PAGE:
I’m going to be honest up-front and say that this is a DNF review. I made it approximately a tenth of the way through the book before I gave up on it. Based on the description provided, this sounded like an interesting read, so I requested it through one of my goodreads group (to which the author had donated a copy of members to review).
However, upon starting to read, I was immediately confused as to what was going on. There was no semblance of chapters, but rather vignettes of different experiences. I still can’t figure out how the numbering for these went, it started at 3, went to 1, then jumped to 4 and back to 1…so I was wondering if there was something funky with my copy. Looking at some of the reviews on amazon they talk about how it is a stream of consciousness work, but if that is the case, then it is an extremely fractured stream – in one vignette, the two main characters Michael and Bridgette are driving to Austin, then they are in Austin, and then they are back on the road. There is swapping of points of view from Michael to Bridget without any indication (normally the only sign of that is mentioning the other person’s name).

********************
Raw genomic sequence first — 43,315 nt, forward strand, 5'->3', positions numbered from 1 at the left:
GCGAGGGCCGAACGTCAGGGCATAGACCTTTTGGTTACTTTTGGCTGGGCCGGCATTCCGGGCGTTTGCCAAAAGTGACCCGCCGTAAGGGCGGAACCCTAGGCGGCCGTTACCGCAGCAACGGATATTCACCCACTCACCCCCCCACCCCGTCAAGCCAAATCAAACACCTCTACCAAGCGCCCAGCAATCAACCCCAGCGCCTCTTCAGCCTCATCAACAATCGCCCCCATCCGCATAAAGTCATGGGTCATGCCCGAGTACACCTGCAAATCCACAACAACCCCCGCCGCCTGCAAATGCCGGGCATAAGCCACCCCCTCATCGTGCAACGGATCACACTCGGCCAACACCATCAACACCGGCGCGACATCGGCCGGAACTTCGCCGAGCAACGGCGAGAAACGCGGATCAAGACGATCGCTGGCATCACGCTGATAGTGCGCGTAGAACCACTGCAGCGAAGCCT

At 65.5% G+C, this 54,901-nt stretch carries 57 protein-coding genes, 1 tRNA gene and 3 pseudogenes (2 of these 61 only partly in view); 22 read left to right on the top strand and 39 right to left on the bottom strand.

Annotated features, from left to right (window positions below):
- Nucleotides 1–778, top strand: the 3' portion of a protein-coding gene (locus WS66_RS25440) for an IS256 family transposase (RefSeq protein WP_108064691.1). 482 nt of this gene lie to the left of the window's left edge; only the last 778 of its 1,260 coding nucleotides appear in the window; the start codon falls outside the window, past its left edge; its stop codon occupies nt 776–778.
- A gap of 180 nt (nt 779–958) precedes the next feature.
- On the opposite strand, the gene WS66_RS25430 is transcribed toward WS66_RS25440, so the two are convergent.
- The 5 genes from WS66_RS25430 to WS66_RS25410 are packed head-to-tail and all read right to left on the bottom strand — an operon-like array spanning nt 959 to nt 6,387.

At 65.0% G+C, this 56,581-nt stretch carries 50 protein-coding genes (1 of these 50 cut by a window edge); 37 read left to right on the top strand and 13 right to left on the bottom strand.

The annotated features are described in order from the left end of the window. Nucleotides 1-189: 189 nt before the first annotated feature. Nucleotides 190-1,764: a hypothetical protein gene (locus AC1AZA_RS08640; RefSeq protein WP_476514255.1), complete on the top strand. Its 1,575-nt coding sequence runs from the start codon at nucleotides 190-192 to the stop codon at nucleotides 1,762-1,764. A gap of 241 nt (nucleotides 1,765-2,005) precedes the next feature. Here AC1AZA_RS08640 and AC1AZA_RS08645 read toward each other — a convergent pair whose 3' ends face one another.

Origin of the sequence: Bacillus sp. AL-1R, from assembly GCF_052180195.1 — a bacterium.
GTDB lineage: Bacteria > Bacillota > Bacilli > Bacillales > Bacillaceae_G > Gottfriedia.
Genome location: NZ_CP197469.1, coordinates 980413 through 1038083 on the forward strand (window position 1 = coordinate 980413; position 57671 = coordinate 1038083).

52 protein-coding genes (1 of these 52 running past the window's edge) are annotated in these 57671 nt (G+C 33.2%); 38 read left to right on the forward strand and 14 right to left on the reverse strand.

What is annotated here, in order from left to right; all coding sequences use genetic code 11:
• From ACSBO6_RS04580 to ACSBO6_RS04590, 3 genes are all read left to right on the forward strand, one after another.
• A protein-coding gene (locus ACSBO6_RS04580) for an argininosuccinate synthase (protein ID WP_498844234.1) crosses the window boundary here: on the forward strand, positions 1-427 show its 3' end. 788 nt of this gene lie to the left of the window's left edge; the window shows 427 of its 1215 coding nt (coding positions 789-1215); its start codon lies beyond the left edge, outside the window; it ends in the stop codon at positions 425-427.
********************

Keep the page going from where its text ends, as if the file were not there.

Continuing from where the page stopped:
When I started to look closer and try to re-read a couple of the scenes to understand, it seemed as though the author expected the reader to see other places. For example, in one part he talks about his grandfather and how he used to visit him in college. He ends the scene with the statement that he hasn’t seen his grandfather in a while, but then says that “I can tell he’s freshly barbered, straight razor and all, doing the best he can” – while I assume this means, he is projecting the imagine of what he remembers his grandfather to be, it just doesn’t ring true – if his grandfather was that influential – why hasn’t he seen him recently, are they staying in touch – it just seems very disjoined.
One of my pet peeve’s when it comes to books is when stuff is said in 20 words what could be said in 5 or 10, and in the few sections that I read, this did seem to be an issue. Maybe it is because as part of my job we focus on writing for maximum utility, but the verbose-ness of the language used was distracting and maybe played into why I was having difficulties reading it.